'Pernicious tosh' of top up fee defenders 3

April 10, 2008

In your efforts to justify charging higher fees, you point to "crumbling infrastructure" and "creaking campuses" in what you regard as the underfunded education system of Ireland. This misleading view is the one that the Irish university presidents would like us to believe. In fact, if you look closer at Irish universities you'll be surprised and impressed by the new buildings and campuses that have appeared over the past 12 years since fees were abolished, many of which proudly display the names of private benefactors. A closer look at the student body reveals the extent to which participation has in fact widened since then: mature students, more representation from the expanding middle class and more students from access groups. You will also notice that the Irish workforce is better paid and less stressed than its UK counterpart, with one notable exception: senior management, who look enviously at how well their English cronies have been doing.

Edward Bressan, Oxford Brookes University.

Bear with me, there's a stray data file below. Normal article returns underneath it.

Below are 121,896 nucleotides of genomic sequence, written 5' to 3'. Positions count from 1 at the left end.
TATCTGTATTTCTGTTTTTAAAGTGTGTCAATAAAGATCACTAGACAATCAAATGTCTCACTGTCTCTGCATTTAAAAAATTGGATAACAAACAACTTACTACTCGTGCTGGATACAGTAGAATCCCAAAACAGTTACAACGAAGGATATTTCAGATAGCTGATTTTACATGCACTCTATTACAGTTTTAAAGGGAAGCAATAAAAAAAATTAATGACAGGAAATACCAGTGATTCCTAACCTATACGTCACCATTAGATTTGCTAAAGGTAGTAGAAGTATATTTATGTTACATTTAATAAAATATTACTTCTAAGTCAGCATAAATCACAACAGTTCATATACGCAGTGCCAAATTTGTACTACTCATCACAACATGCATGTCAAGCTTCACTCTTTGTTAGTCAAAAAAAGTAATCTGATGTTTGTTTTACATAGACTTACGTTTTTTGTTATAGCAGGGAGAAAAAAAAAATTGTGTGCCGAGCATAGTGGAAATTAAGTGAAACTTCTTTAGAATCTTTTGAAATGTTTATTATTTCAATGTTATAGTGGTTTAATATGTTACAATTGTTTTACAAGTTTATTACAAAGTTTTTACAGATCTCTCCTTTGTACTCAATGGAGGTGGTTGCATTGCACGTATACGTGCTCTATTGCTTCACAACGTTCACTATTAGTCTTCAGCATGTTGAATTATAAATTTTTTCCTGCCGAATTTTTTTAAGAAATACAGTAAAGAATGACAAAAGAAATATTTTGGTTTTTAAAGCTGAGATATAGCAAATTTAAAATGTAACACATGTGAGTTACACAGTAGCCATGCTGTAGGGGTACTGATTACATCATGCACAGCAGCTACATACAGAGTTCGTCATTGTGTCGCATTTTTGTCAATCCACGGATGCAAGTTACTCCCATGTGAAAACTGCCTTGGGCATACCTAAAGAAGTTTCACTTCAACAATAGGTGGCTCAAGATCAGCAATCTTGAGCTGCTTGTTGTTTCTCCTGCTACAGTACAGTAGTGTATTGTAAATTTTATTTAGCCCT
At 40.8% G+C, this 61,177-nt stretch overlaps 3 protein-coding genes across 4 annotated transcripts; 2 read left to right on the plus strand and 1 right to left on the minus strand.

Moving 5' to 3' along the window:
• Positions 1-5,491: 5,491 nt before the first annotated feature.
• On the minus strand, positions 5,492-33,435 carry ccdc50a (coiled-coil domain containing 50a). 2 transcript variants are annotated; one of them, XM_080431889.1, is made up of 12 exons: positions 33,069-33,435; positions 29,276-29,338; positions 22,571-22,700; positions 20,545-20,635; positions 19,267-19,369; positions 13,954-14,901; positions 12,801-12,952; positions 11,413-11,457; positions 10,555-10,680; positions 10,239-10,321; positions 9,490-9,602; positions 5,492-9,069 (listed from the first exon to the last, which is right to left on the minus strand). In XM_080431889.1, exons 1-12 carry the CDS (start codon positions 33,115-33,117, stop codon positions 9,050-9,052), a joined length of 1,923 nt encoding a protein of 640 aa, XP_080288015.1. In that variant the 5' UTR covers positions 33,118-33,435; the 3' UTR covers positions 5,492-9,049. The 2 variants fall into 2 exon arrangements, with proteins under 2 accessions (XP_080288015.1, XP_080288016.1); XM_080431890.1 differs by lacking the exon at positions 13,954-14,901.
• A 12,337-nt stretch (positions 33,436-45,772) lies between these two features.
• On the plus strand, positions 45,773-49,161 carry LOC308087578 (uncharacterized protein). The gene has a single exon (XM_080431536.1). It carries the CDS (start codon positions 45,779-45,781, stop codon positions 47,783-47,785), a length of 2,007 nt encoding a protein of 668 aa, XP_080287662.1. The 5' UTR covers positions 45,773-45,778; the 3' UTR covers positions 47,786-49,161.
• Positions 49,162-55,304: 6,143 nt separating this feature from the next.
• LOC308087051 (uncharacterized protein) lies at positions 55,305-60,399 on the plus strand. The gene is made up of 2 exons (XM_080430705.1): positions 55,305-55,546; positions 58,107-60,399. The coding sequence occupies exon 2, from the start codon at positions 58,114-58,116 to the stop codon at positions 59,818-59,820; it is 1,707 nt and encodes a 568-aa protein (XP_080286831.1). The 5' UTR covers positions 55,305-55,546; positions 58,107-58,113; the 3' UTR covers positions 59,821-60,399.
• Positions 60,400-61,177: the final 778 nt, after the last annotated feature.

Please login or register to read this article.

Register to continue

Get a month's unlimited access to THE content online. Just register and complete your career summary.

Registration is free and only takes a moment. Once registered you can read a total of 3 articles each month, plus:

  • Sign up for the editor's highlights
  • Receive World University Rankings news first
  • Get job alerts, shortlist jobs and save job searches
  • Participate in reader discussions and post comments
Register

Have your say

Log in or register to post comments

Most commented

Recent controversy over the future directions of both Stanford and Melbourne university presses have raised questions about the role of in-house publishing arms in a world of commercialisation, impact agendas, alternative facts – and ever-diminishing monograph sales. Anna McKie reports

3 October

Sponsored

Featured jobs